Enthusiastic Avedisian sets course for new term


In an address that highlighted achievements of his administration and initiatives for the future, Scott Avedisian left no doubt Tuesday night that he hasn’t tired of the mayor’s job he has held for nearly 13 years.

Before an audience of more than 400, including Gov. Lincoln Chafee, Lt. Gov. Elizabeth Roberts, Senator Sheldon Whitehouse, Congressman Jim Langevin and mayors, state legislators, judges and former Warwick mayors, Avedisian said his administration “remains eager, strong and ready to continue to build the foundation we began more than a decade ago.”

Avedisian, who spoke for more than 20 minutes, commended the cooperative efforts of the City Council in addressing pension reform, arriving at a resolution to a longer runway at Green Airport and setting in place a plan for the development of the Warwick Station District that will promote economic development, job growth and revitalize the area.

He also recognized the role of the city’s unions in reaching three-year agreements that increase co-payments for health care and hold the line on wages. He said the wage freeze shaves $34 million from the city’s unfunded pension liability.

Avedisian asked the audience to join him in a round of applause “to thank our union and management employees alike for their willingness, always, to work with us in the best interest of our residents.”

The audience also joined him in tribute to former School Superintendent Robert J. Shapiro, who worked in Warwick schools for 50 years. Shapiro died last fall.

“Bob was an educator in every sense of the word, a true gentleman who inspired many of us in this room to achieve more than we believed possible,” he said. In appreciation of that service, Shapiro’s widow, Audrey, stood to be recognized.

In opening, Avedisian said he was asked recently, ‘What is there left for you to do?’

He went on to list accomplishments and then cited initiatives that included a tax cap lower than that set by the state, providing free tuition to qualified residents at CCRI and re-use of the former Potowomut School as a fire station and community police unit.

Avedisian said yesterday that he aims to accomplish both the fire station and police unit by “redeploying existing personnel.”

He said he would also look for the property to generate income with the lease of land for a cell phone tower.

While not mentioned, the administration will also face the challenge of what to do with the former Christopher Rhodes School. Based on the recommendations of a committee looking into possible uses of the property, the city sought proposals to convert the property into an assisted living facility. No proposals were submitted.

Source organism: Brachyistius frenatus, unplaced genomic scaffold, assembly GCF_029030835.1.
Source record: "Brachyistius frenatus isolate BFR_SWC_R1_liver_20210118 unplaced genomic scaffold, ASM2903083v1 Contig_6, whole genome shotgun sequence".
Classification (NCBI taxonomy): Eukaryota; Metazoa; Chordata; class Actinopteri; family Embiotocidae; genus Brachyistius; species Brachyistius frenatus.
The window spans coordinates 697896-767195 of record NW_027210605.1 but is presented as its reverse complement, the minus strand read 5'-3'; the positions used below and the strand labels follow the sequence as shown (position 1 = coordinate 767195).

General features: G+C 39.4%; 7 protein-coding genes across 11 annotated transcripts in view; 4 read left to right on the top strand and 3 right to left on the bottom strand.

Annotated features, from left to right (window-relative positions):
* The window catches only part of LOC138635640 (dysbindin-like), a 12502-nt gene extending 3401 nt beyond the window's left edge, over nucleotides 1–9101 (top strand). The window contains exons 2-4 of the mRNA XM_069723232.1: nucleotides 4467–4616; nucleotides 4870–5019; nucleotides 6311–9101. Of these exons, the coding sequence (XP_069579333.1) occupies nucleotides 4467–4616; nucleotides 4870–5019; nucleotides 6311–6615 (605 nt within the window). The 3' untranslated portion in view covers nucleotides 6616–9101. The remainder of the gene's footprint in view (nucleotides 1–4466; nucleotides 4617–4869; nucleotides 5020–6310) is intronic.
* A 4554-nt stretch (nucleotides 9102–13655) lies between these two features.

Also, depending on the school committee’s response to declining student enrollments, the city could be faced with finding a future use for other school properties, including a junior high school by the end of this year.

Asked whether his tax cap proposal is an indication that the city can expect a tax increase in the coming year, Avedisian said it is a “threshold” designed to limit an increase, should it be necessary.

In his speech, Avedisian pledged that any tax increase would be at least a quarter of a percent beneath the state mandated cap. As an example, he said if the state cap on tax levy increases 4 percent, the city’s budget would not increase by more than 3.75 percent of the previous budget’s levy.

One of the more ambitious initiatives would be to give qualified residents tuition-free courses at CCRI.

In his speech, Avedisian said CCRI has a “broader curriculum and greater flexibility in class scheduling, including online courses, than the School Department is currently able to provide.”

The mayor explained yesterday that federal funds flow into the state for locally run adult education programs. The city no longer runs adult education programs, so the money doesn’t come to the school department.

Avedisian would have those funds pay for tuitions, or offset tuition costs for Warwick residents attending CCRI. He said there might be qualifications to the program that would need to be defined.

“This would not cost the School Department, but would provide greater educational and training opportunities for those adults who want to start new careers or enhance their existing education for job advancement,” he said in his speech.

Seemingly in reference to talk that this will be his last term as mayor, Avedisian concluded his remarks saying, “There is already much speculation about the future.”

But he put that aside.

He said he and the City Council and School Committee “have much work to do. Let’s get to work.”

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